Securities and Exchange Commission may increase its investigations of U.S. Sanctions violations by companies

Late last year, the Securities and Exchange Commission (“SEC”) penalized a public company for violating U.S. economic sanctions. The violation cited the “books and records” and “internal controls” provisions of the Securities Exchange Act of 1934 (the “Exchange Act”). On September 26, 2019, the SEC issued an Order instituting a settled cease-and-desist proceeding against Quad, a public company focused on printing and desktop publishing. According to the Order, in 2010 Quad purchased World Color Press Inc. (“World Color”), resulting in the acquisition of numerous foreign subsidiaries in several high-risk jurisdictions. The SEC that Quad’s global compliance program was inadequate and Quad had “failed to implement sufficient internal accounting controls or anti-corruption policies and procedures and failed to conduct meaningful due diligence on third parties.” Id. at 2. As a result, its newly acquired foreign subsidiaries were able to engage in various unlawful schemes, including paying bribes to government officials and judges in Peru, paying bribes to officials in China, and, notably, evading U.S. sanctions against Cuba.

Under Sections 13(b)(2)(A) and 13(b)(2)(B) of the Exchange Act public companies must keep accurate books and records and maintain internal controls sufficient to ensure that transactions are executed in accordance with management directives and accurately recorded for reporting in the company’s financial statements. The SEC  cites public companies for violations of these provisions in cases involving allegations of foreign bribery. In this context, the SEC often will assert that a public company violated these provisions by disguising the illicit transactions in its books and records and by failing to maintain internal controls capable of detecting and preventing such transactions.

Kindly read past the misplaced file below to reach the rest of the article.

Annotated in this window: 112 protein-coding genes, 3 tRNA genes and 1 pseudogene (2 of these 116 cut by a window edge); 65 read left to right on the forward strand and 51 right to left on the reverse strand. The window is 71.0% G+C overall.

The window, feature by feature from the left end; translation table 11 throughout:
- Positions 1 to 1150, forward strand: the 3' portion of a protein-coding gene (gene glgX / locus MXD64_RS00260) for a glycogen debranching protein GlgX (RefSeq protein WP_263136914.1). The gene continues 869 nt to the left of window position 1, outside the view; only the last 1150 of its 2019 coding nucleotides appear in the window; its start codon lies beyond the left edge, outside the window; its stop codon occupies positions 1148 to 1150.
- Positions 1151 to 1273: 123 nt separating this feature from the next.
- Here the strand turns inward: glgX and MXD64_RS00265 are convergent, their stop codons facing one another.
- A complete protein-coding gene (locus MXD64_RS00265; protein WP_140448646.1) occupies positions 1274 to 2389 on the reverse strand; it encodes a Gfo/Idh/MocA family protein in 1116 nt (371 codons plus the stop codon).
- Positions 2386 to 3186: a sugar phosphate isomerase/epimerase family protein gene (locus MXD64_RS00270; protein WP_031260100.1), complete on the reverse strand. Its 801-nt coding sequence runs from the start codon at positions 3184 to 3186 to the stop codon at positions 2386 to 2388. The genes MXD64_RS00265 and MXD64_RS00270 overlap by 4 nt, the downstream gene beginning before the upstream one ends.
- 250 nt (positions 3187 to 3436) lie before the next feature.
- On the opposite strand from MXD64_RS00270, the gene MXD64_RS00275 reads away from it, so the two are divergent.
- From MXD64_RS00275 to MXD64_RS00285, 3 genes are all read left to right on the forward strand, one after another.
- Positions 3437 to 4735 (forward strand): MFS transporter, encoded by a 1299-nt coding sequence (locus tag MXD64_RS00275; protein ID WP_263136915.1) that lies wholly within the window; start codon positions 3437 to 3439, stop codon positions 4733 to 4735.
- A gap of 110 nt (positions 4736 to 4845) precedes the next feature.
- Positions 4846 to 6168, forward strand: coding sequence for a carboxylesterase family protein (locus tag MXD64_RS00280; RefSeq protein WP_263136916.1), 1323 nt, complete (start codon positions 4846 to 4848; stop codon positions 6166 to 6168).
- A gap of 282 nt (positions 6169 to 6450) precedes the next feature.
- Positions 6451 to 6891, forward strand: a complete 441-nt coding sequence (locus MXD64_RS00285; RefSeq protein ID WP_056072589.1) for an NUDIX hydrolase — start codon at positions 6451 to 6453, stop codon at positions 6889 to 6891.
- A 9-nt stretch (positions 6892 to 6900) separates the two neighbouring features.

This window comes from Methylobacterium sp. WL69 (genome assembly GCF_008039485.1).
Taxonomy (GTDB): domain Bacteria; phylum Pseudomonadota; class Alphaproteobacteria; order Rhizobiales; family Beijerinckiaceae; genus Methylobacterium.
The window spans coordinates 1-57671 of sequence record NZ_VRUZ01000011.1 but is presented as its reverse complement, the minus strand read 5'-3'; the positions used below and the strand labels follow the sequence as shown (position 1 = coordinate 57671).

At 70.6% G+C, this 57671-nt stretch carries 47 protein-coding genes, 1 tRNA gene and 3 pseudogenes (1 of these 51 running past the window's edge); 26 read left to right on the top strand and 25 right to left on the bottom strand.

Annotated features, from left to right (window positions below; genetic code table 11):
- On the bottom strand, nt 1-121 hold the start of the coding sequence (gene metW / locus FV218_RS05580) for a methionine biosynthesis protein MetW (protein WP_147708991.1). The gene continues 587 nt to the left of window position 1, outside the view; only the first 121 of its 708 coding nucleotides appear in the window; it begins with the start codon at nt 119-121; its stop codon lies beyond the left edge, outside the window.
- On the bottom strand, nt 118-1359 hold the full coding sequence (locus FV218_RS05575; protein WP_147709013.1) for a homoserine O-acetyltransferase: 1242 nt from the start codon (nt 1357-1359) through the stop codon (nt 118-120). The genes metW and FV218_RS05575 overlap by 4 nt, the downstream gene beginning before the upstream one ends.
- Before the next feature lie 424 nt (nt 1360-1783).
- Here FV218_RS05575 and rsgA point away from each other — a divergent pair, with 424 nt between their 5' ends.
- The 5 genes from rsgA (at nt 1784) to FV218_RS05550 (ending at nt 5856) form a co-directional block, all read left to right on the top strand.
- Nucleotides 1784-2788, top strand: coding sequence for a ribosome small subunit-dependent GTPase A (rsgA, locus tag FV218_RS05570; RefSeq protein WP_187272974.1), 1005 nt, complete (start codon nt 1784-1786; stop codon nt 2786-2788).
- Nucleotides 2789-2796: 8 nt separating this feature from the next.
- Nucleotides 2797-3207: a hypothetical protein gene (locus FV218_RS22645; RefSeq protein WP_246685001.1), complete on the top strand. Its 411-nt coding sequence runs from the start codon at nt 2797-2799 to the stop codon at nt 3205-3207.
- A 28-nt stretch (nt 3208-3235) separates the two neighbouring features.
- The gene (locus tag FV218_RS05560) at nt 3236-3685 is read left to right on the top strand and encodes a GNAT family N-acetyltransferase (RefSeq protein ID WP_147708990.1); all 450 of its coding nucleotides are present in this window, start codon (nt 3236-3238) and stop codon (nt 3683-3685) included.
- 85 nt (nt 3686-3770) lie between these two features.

The sanctions violations related to World Color’s business dealings with a state-owned telecommunications company in Cuba. Quad employees conspired to maintain the relationship by routing the directories through a third-party vendor and falsifying the profits earned in the company’s books and records.

In its recent action against Quad/Graphics (“Quad”), the SEC found that a public company violated these provisions not only through a foreign bribery scheme but also through a scheme to evade longstanding United States sanctions against Cuba. In so doing, the SEC has stepped into an area of enforcement traditionally occupied by the DOJ and OFAC. It remains to be seen whether this expansion of SEC authority will be limited to sanctions, or may extend to other areas of financial crime, such as money laundering.

To hide sales to Cuba,  Quad Peru employees made it appear that the directories were purchased by a Peruvian agent. Quad would print the directories, ship them to the agent, and the agent would ship the directories to Cuba.  The SEC said that “the Peruvian Agent was not a true customer but a pass-through company used to conceal Quad’s sales of telephone directories to Cuba.” The business continued through October 2013.  The Order reflects that at one point, Quad executives in the United States learned of the sales to Cuba, but failed to “put adequate internal accounting controls and trade compliance measures in place to ensure” that no further transactions occurred.  The SEC Staff concluded that revenue from the sales was “illegal” and was “falsely recorded” in Quad’s books and records “as a sale to the Peruvian agent.”

Based on the aggregate conduct, the SEC found that Quad violated, among other things, the “books and records” and internal controls provisions of the FCPA. Quad agreed to cease-and-desist from further violations of the federal securities laws, to pay $7.4 million in disgorgement and prejudgment interest, and to pay a civil penalty of $2 million. Quad also agreed to conduct two compliance reviews over a one-year period, and submit two formal reports to the SEC Staff.

The  Justice Department publicly declined to prosecute the company and, in its declination letter, made no reference to the alleged sanctions violations.

Jeffrey Newman Esq. represents whistleblowers including SEC whistleblowers nationwide and can be reached at or by calling 617-823-3217.